On the eve of the repeal of “don’t ask, don’t tell,” (DADT) predictions about the impact of the policy’s demise diverge sharply. On one hand, according to Professor Aaron Belkin, the repeal of DADT will be a non-event. “What the research shows,” he said, “is that operationally, repeal is no big deal. Sure, there will be isolated adjustment issues. But overall, the evidence shows that there will be no negative impact on readiness, cohesion or any other aspect of military performance. That?s what we?ve been saying for years.”
Belkin is the author of “How We Won: Progressive Lessons from the Repeal of ‘Don’t Ask, Don’t Tell,’” and Director of the Palm Center, a research center that has studied the impact of DADT for more than a decade.
An upcoming Palm Center report will document 61 predictions repeal opponents have made during the nearly two-decade conversation about DADT. Opponents have predicted that repeal would harm the military, increase the rate of assaults, and undermine the American way of life. In 2009, for example, a group of more than 1,000 retired General and Flag Officers signed a statement predicting that repeal would “break the All-Volunteer Force.”
During the next year, the Palm Center will study the effectiveness of the Pentagon?s implementation of DADT repeal to determine which predictions come true.
About the Palm Center
After President Obama signed legislation in December, 2010 authorizing the repeal of the law, Ira Hirschfield, President of the Evelyn and Walter Haas, Jr. Fund, wrote that, ?A great many people and organizations had a hand in achieving this victory?But this day never would have arrived (or it would have been a much longer wait) without the persistent, grinding work of the Michael Palm Center.?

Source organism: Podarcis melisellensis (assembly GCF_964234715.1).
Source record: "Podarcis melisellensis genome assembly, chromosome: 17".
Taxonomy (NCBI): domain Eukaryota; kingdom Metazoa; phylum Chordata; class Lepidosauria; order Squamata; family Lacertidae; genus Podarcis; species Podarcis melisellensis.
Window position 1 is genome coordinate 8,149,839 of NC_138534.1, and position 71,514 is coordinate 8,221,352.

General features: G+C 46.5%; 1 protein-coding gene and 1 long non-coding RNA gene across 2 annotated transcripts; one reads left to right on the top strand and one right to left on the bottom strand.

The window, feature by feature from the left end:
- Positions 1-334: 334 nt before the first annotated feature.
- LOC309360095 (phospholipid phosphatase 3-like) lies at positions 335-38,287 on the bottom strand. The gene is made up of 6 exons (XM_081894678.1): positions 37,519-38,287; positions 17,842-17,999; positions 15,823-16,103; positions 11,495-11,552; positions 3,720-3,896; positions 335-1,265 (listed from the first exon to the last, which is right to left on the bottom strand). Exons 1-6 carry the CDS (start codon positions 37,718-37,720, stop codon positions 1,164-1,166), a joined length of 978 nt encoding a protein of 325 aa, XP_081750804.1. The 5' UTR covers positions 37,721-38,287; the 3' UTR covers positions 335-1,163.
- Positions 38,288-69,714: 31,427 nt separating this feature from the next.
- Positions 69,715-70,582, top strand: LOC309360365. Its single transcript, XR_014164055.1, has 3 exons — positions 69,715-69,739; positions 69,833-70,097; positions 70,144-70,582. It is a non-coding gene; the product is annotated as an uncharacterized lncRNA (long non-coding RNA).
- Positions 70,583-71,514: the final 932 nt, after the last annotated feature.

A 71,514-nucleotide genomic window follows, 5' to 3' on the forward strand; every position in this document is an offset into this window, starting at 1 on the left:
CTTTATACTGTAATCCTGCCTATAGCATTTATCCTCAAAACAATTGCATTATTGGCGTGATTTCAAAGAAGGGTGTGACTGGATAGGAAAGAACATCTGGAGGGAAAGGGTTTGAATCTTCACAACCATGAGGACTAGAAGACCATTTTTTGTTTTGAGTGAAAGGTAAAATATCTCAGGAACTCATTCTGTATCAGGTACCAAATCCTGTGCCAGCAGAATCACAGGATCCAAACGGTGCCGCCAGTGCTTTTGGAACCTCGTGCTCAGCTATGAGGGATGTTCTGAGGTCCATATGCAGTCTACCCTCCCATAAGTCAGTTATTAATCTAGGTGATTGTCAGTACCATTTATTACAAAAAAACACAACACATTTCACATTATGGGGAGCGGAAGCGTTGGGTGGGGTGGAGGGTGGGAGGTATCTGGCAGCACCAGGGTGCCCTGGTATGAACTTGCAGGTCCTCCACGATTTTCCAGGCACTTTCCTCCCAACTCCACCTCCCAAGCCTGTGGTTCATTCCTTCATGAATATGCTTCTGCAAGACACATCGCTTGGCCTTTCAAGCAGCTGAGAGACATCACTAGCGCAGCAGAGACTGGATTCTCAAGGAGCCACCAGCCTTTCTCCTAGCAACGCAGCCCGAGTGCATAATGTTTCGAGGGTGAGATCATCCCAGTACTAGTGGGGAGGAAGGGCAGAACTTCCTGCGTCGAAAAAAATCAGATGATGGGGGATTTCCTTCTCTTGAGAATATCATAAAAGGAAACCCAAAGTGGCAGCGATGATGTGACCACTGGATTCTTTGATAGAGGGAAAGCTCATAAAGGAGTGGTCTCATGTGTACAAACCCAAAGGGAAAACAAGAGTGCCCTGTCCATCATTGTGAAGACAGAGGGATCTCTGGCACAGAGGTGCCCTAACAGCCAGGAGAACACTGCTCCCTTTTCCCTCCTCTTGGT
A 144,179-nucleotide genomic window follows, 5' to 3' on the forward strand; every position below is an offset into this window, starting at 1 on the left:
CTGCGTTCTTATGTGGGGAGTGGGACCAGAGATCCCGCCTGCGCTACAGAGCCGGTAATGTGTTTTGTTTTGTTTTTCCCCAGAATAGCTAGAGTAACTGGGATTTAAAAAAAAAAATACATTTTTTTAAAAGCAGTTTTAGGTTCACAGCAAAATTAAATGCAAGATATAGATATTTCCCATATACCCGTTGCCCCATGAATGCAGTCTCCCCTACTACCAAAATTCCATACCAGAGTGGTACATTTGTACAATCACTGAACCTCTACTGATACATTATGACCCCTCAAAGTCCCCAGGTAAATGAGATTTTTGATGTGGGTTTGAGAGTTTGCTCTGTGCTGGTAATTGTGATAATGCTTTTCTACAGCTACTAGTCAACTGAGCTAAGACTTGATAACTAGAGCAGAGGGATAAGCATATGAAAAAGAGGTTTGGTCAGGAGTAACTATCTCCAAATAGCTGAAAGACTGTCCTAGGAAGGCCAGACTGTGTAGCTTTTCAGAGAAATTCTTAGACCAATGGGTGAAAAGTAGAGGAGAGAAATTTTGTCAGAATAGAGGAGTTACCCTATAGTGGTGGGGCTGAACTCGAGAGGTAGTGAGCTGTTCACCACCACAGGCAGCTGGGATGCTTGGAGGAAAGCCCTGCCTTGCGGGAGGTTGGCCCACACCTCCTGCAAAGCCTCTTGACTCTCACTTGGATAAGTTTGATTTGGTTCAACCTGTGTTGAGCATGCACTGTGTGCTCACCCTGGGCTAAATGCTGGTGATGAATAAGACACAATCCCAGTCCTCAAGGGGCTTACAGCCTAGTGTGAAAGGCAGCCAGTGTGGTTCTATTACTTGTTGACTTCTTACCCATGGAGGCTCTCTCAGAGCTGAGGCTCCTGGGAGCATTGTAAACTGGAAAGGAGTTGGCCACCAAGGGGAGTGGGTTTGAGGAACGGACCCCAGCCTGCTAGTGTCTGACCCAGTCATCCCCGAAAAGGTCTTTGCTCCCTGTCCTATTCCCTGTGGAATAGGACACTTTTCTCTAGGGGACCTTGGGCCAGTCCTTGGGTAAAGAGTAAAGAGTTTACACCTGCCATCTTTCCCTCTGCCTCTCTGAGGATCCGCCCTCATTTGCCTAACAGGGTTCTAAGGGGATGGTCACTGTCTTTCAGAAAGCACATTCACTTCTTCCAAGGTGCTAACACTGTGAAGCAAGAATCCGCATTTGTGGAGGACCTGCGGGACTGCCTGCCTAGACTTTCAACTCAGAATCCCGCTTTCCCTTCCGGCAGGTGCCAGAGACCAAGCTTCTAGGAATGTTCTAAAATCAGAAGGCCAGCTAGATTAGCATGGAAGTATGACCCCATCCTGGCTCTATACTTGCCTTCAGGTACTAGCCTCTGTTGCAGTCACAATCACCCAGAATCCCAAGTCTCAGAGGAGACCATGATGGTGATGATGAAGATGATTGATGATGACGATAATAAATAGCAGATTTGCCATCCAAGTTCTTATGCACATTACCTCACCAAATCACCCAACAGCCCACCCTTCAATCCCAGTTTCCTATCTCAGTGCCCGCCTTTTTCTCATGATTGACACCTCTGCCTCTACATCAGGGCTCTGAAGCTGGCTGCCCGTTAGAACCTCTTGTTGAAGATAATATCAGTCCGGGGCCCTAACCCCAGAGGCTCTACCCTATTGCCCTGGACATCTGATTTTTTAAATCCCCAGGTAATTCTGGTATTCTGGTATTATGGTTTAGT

The Advocate has named the Palm Center as one of the?most effective gay-rights groups in the country. Dr. Belkin and his colleagues at the Palm Center have broken major stories about ?don?t ask don?t tell? that have been covered widely by the U.S. and international media including: the first story about Arabic linguists being fired for being gay; a list of 104 retired Generals and Admirals calling for openly gay service; a Blue Ribbon Commission which found that the true financial cost of firing gays and lesbians in the military is significantly higher than reported by the government; a Pentagon regulation which continued to classify homosexuality as a mental illness; and many more.